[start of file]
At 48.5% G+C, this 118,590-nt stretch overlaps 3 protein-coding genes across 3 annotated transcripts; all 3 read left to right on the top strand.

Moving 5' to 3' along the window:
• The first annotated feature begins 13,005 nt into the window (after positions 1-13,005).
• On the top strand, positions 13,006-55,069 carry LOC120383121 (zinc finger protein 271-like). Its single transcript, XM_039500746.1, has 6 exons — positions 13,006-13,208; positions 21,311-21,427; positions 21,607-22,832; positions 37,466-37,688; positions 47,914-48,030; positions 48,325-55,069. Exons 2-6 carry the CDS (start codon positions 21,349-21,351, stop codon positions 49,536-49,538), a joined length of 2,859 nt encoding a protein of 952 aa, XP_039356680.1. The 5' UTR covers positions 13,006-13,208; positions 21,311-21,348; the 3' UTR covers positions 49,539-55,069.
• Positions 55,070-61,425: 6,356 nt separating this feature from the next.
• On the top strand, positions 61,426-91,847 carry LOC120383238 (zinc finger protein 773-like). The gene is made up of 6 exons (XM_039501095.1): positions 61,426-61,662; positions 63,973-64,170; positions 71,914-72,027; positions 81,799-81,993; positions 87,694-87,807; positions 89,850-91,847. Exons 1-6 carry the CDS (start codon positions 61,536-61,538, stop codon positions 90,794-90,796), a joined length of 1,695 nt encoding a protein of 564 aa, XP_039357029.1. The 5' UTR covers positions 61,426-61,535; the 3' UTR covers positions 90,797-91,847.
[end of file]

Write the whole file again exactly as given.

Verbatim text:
At 48.5% G+C, this 118,590-nt stretch overlaps 3 protein-coding genes across 3 annotated transcripts; all 3 read left to right on the top strand.

Moving 5' to 3' along the window:
• The first annotated feature begins 13,005 nt into the window (after positions 1-13,005).
• On the top strand, positions 13,006-55,069 carry LOC120383121 (zinc finger protein 271-like). Its single transcript, XM_039500746.1, has 6 exons — positions 13,006-13,208; positions 21,311-21,427; positions 21,607-22,832; positions 37,466-37,688; positions 47,914-48,030; positions 48,325-55,069. Exons 2-6 carry the CDS (start codon positions 21,349-21,351, stop codon positions 49,536-49,538), a joined length of 2,859 nt encoding a protein of 952 aa, XP_039356680.1. The 5' UTR covers positions 13,006-13,208; positions 21,311-21,348; the 3' UTR covers positions 49,539-55,069.
• Positions 55,070-61,425: 6,356 nt separating this feature from the next.
• On the top strand, positions 61,426-91,847 carry LOC120383238 (zinc finger protein 773-like). The gene is made up of 6 exons (XM_039501095.1): positions 61,426-61,662; positions 63,973-64,170; positions 71,914-72,027; positions 81,799-81,993; positions 87,694-87,807; positions 89,850-91,847. Exons 1-6 carry the CDS (start codon positions 61,536-61,538, stop codon positions 90,794-90,796), a joined length of 1,695 nt encoding a protein of 564 aa, XP_039357029.1. The 5' UTR covers positions 61,426-61,535; the 3' UTR covers positions 90,797-91,847.